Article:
Kale, a Nutritional Powerhouse
I still remember the first time I tasted kale. I was eating food at a camp in Michigan, and it was the green of choice for the day, forgettably cooked, probably boiled and salted.
I took one bite and said, “Wow, what is this stuff?” My fellow campers, who were used to seeing it, answered, “Kale.”
So this was the nutritional powerhouse I had read about so often. As a member of the cruciferous family of vegetables (including cauliflower, broccoli, cabbage and kohlrabi,) kale has shown promise as an anti-cancer fighter.
The American Institute for Cancer Research reports that it provides compounds that boost the efficiency of cancer-fighting enzymes produced by our bodies. Several carotenoids in kale, including beta carotene, lutein, and zeaxanthin, help protect our eyes from UV damage and prevent development of cataracts.
Just one cup of cooked kale provides more than three times the daily recommended intake of Vitamin A and more than ten times the amount of Vitamin K, which is necessary for proper blod clotting. It also provides high levels of calcium and fiber, along with Vitamin C, potassium and manganese. Manganese is important in the formation of enzymes, insulin, and joint material and cartilage.
I had no idea we could grow kale here in Hawaii until a neighbor down the street gave me some seeds and told me she had grown it easily. I tried it and have grown it ever since. It is one of the garden crops that is resistant to slugs and aphid damage and not prone to mildew or viral diseases. It takes the heat without getting tough or bitter, and mainland gardeners also report it can tolerate quite a lot of cold, too.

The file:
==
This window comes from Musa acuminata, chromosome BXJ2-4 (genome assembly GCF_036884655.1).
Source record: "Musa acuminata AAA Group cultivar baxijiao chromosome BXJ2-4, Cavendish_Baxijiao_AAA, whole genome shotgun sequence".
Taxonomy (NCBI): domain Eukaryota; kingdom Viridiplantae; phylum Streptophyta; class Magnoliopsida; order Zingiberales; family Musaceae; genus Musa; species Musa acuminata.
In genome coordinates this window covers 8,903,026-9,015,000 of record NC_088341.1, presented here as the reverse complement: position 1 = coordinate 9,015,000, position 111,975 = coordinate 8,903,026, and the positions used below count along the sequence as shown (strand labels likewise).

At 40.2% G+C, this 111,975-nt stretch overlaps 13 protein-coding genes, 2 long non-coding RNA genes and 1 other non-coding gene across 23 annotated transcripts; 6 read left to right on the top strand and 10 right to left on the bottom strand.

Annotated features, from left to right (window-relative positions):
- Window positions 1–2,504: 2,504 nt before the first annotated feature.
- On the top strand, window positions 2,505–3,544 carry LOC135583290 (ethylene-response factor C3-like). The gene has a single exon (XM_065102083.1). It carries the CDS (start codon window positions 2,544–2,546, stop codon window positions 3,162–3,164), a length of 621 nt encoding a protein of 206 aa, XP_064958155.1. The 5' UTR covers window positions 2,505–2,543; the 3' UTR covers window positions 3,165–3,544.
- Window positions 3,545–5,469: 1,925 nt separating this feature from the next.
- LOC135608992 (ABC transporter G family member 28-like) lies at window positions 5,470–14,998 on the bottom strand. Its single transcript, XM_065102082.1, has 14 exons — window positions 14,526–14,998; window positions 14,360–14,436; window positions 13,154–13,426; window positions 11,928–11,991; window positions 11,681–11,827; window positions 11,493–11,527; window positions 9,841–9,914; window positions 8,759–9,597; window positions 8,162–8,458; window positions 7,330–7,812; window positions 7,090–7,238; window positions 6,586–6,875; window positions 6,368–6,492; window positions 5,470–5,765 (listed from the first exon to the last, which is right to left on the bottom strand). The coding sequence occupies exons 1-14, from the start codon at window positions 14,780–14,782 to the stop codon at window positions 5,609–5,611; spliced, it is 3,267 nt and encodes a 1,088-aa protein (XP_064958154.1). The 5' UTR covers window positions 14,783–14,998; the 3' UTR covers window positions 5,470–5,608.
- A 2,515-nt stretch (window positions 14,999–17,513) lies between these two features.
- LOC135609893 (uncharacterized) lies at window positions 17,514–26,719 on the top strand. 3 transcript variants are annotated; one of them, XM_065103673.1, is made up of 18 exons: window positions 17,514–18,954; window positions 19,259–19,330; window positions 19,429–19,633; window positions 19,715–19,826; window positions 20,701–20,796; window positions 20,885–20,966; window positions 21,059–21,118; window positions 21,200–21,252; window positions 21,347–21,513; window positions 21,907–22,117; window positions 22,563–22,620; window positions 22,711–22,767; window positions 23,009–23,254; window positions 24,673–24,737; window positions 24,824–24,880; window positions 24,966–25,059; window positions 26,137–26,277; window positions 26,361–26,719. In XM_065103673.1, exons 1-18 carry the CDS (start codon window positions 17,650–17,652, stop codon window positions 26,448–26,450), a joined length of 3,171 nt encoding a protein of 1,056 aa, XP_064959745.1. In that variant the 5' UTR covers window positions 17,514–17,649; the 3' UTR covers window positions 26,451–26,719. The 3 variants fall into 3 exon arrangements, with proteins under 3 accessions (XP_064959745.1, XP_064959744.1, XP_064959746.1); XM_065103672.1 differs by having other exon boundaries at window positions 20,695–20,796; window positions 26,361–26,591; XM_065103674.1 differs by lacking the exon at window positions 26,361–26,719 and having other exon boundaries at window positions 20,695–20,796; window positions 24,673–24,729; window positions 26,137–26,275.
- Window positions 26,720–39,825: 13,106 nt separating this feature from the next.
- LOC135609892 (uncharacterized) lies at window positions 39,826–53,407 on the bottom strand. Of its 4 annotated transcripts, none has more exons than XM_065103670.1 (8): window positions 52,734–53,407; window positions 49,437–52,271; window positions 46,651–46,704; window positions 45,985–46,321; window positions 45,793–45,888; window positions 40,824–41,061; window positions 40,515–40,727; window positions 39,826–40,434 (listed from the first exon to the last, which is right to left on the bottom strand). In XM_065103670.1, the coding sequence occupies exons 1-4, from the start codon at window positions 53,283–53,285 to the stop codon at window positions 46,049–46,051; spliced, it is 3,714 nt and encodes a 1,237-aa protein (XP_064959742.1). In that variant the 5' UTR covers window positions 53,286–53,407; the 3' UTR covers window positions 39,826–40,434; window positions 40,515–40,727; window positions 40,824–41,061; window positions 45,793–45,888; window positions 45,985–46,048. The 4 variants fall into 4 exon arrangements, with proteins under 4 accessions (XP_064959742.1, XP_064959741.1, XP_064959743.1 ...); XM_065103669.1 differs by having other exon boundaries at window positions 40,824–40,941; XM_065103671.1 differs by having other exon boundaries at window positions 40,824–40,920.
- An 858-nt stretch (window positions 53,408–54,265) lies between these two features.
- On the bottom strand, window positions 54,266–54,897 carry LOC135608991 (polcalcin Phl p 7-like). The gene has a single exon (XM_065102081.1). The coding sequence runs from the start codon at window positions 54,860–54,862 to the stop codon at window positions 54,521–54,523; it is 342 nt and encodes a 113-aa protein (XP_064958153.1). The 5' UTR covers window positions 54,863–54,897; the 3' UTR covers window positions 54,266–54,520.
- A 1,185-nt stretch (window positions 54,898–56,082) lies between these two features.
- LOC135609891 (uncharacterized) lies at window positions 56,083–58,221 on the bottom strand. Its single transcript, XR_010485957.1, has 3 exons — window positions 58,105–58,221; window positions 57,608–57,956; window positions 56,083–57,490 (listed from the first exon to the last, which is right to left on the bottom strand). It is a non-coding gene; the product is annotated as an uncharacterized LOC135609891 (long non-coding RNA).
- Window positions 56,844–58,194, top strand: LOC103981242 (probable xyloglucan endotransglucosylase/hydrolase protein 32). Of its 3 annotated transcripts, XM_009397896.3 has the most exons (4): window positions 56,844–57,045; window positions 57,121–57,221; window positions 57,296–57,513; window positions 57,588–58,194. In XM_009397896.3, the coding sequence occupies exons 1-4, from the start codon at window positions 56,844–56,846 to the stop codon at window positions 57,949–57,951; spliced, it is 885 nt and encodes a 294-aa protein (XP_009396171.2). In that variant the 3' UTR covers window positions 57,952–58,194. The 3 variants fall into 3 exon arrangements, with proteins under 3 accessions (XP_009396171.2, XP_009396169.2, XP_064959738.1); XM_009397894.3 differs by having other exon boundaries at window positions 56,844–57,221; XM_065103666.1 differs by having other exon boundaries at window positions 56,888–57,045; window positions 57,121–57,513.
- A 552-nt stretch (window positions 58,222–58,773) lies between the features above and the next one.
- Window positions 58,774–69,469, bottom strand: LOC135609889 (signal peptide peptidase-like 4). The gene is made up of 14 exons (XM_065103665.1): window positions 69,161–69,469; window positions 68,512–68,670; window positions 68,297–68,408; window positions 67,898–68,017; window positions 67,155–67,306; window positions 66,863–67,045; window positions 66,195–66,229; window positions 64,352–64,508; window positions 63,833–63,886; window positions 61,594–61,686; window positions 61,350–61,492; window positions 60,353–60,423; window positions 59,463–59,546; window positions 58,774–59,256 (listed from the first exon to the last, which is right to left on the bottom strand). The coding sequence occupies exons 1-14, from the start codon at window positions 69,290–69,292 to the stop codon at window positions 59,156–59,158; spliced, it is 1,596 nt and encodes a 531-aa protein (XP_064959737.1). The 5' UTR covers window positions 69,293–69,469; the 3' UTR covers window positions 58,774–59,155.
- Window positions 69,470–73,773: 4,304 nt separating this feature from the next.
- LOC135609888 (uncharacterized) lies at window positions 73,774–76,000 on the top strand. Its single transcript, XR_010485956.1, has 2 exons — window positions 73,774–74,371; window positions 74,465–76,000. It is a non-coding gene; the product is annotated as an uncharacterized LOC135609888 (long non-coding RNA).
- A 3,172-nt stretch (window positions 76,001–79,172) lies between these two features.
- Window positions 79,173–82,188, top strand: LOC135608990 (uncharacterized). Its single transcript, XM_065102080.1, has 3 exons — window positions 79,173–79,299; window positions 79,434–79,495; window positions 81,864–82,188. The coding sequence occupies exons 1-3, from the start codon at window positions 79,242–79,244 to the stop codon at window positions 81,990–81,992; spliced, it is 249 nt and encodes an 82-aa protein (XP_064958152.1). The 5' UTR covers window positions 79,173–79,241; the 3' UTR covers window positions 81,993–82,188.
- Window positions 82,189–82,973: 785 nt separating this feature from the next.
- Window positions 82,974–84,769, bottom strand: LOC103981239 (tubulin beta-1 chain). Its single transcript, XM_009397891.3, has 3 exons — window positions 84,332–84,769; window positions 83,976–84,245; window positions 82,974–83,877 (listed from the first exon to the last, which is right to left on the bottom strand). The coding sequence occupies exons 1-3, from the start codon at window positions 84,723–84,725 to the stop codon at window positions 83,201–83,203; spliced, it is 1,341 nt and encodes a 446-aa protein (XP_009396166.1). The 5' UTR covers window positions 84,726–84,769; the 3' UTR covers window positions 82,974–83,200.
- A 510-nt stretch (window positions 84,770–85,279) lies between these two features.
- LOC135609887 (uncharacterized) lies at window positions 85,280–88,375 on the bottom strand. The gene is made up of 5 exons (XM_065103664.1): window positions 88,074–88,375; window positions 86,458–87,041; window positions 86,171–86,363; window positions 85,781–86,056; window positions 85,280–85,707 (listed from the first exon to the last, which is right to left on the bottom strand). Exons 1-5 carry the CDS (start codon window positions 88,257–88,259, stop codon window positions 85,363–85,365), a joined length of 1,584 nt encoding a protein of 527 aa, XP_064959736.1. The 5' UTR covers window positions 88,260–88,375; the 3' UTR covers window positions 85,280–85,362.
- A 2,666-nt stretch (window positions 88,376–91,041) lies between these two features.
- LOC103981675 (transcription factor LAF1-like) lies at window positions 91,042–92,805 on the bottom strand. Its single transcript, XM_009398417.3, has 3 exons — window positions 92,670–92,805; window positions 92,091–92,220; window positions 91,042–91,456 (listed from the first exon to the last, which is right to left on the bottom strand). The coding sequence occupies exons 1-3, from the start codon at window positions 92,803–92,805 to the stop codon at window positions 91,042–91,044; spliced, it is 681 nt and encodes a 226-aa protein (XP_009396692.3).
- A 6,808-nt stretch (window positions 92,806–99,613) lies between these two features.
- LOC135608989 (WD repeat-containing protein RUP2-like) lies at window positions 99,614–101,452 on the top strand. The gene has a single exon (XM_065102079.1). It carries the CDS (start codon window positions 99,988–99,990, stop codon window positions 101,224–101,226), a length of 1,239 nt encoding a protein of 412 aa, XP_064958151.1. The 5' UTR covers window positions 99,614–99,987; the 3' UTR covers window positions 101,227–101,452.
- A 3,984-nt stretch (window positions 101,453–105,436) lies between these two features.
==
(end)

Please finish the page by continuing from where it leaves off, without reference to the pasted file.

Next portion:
One of my favorite varieties is Dinosaur kale, also called Lacinato kale. It forms a flower-like rosette of elongated blue-green leaves. I have an old plant that has been in the garden for months now, providing greens whenever I need them. It continues to produce smaller clumps of leaves all over the main stem, which is now almost as tall as I am. I can definitely imagine it as one of the plants in the Jurassic Park landscape, although it gets its name from the squarish, bumpy, dinosaur-skin texture of its leaves.
Because it’s a thicker green, not as tender as lettuce, I chop it into small pieces when I eat it raw. But my preferred method is to saute or add kale to soups and stews, where its hearty texture provides great body.
Sauteed Kale with Garlic
Extra virgin olive oil
I usually choose to discard (into the compost pile) the stems and cook only the leaves, since the stems require so much cooking that the chemical composition changes, and sulfur-related compounds are released, producing that much-detested, overcooked, stinky broccoli-like flavor.
Grasp the stem in one hand and wrap your fingers of the other hand around the base of the leaf. Move your hands apart, stripping the leaf off the stem.
Chop leaves. Add them to a pan with some extra virgin olive oil, a few cloves of chopped garlic, and a small amount of water.
Salt to taste, keeping in mind that kale, like all greens, will shrink to half the size when cooked.
Cover and saute, stirring occasionally, until kale is wilted but still bright green, which should take less than five minutes.
Chew well and enjoy, knowing you are eating one of the most nutritious vegetables on the planet!